• Is AWS Shield or Azure DDoS Protection the sort of thing you're looking for? – paj28 Nov 26 at 15:13
  • 1
    Back up a second. What problem do you want to solve? You cannot solve DDoS on your servers or on your hosted environment no matter what your hosting environment is. Period. If that's your question, then there are many duplicate questions I could point you towards. If you want to solve DoS in your unique hosting environment, then we could look at that. – schroeder Nov 29 at 16:59
  • Comments are not for extended discussion; this conversation has been moved to chat. – Rory Alsop Nov 30 at 9:14
up vote 2 down vote accepted
+200

Provider's Responsibility

In the cloud, as a general rule, the cloud provider handles OSI layer 1 and 2 protection. This is essentially free, as they cannot offer a functional service without it.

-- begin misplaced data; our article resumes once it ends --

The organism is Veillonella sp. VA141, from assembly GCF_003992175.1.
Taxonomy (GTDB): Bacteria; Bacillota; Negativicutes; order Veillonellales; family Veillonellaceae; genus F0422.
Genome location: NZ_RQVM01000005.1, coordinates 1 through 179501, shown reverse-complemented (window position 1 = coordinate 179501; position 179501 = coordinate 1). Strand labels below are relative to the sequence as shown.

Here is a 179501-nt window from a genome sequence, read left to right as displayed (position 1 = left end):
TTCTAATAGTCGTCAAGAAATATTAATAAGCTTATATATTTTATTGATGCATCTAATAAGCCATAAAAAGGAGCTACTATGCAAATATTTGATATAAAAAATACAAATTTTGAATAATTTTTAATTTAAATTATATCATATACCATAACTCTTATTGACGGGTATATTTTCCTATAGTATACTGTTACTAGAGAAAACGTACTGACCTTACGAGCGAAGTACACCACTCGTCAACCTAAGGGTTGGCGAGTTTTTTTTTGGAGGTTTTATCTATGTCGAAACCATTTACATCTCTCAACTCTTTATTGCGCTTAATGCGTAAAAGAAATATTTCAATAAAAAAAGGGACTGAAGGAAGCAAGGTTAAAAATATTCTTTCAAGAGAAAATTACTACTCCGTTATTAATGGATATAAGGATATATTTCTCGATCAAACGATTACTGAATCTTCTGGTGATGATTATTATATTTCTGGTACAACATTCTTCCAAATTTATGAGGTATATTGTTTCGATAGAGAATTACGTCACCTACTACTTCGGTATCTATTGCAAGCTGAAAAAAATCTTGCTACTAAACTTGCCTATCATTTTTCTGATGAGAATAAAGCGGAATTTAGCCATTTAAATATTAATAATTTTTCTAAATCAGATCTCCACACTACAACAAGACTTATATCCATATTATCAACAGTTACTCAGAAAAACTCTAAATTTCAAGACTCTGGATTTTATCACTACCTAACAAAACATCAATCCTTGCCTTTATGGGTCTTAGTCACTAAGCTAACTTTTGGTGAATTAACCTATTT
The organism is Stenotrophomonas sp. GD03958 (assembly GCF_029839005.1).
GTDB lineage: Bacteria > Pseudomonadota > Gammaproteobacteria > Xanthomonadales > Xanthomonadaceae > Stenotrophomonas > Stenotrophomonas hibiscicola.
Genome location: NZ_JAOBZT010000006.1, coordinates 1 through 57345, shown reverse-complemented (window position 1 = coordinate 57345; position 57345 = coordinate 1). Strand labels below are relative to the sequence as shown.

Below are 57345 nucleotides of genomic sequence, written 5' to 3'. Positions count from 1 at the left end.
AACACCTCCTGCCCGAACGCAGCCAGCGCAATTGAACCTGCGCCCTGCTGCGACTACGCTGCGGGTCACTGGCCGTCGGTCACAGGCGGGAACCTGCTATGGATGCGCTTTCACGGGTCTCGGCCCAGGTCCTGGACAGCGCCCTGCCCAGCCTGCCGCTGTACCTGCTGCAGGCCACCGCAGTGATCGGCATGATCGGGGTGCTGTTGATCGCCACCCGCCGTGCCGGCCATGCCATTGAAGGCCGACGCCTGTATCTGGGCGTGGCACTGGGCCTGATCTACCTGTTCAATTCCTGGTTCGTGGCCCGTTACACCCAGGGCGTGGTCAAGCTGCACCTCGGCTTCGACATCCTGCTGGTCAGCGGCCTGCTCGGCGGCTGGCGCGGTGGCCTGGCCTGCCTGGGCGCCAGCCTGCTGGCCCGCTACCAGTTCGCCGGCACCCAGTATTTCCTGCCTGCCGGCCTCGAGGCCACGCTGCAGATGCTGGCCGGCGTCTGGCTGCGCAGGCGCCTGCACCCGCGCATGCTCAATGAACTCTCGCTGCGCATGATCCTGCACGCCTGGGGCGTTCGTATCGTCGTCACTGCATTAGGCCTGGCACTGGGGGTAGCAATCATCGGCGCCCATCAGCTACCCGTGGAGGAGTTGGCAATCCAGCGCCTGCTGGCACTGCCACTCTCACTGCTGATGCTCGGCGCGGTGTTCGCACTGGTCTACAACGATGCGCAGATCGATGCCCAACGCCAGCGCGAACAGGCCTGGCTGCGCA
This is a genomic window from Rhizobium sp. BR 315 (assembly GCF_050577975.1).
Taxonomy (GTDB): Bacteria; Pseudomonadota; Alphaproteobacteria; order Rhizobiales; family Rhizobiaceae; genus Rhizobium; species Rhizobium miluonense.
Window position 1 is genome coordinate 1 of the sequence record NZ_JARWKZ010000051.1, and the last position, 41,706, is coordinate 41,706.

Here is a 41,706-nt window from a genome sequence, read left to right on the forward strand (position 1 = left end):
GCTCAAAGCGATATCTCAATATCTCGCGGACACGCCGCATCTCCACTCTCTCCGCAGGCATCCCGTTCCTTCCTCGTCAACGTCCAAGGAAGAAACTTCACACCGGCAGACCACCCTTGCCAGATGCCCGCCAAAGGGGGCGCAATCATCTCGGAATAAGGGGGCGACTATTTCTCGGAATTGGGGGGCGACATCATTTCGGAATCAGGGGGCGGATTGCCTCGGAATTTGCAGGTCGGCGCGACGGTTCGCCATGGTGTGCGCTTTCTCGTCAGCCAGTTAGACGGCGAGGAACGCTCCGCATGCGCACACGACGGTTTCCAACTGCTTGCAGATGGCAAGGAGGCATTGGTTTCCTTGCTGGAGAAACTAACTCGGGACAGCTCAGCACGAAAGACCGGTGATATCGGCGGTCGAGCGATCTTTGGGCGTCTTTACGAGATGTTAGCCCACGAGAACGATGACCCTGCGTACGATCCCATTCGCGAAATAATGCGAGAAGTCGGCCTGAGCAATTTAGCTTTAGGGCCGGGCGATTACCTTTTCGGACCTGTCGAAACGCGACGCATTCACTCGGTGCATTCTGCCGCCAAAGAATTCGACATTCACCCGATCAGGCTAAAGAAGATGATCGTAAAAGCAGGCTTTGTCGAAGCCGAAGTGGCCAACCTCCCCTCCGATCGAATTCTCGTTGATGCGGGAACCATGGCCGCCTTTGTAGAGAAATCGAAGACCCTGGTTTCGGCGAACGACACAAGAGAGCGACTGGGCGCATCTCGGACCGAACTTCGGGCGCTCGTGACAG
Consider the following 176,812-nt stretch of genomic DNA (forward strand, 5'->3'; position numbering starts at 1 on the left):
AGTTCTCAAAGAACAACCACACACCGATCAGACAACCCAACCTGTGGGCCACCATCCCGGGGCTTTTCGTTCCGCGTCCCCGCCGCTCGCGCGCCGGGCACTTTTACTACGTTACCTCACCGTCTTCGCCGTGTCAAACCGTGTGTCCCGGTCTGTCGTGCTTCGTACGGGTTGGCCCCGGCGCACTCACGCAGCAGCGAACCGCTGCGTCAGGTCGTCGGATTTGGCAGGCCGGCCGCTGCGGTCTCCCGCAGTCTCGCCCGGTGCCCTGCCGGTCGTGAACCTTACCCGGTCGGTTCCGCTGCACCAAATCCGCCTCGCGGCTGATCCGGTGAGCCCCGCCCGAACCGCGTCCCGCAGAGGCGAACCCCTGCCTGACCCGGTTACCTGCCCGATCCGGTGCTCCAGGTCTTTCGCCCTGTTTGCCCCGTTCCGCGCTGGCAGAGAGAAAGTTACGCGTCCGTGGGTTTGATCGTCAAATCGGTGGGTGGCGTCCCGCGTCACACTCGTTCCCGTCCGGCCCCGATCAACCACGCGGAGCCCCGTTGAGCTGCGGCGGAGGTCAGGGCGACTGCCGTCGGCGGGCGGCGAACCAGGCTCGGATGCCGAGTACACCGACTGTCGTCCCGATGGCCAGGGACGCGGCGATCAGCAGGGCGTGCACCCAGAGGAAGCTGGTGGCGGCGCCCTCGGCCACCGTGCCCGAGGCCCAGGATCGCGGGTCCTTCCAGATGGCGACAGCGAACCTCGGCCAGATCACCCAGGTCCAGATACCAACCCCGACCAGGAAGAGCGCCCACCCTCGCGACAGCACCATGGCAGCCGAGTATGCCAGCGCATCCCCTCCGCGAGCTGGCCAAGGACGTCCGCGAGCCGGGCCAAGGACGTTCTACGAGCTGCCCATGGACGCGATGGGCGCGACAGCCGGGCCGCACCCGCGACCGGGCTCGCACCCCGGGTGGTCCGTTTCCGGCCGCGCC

At OSI layers 5+, it's generally up to you unless you're buying SaaS or PaaS. If you're buying SaaS/PaaS, it's likely the responsibility of your provider, although you'll need to check the SLAs to see what they actually guarantee.

Your Responsibility

From your question, it sounds like you are not considering SaaS/PaaS so layers 5+ will remain your responsibility.

You can pay CDPNs to take it off your plate. You could simply use the same tools in the cloud that you use elsewhere, although you have extra options in the cloud. E.g., you can spin up more servers automatically in response to a DDoS attack until you can figure out how to filter it properly.

The Tough Nut to Crack

The real issue is, as always, DDoS protection at layers 3 and 4. While you can mitigate or eliminate your DDoS risk at layers 5+, everyone is fundamentally very vulnerable at layers 3/4.

A competent attacker can saturate any customer network link; it is no longer shocking to see 10+ Gbps attacks. Major attacks have even threatened the internet backbone and root DNS servers.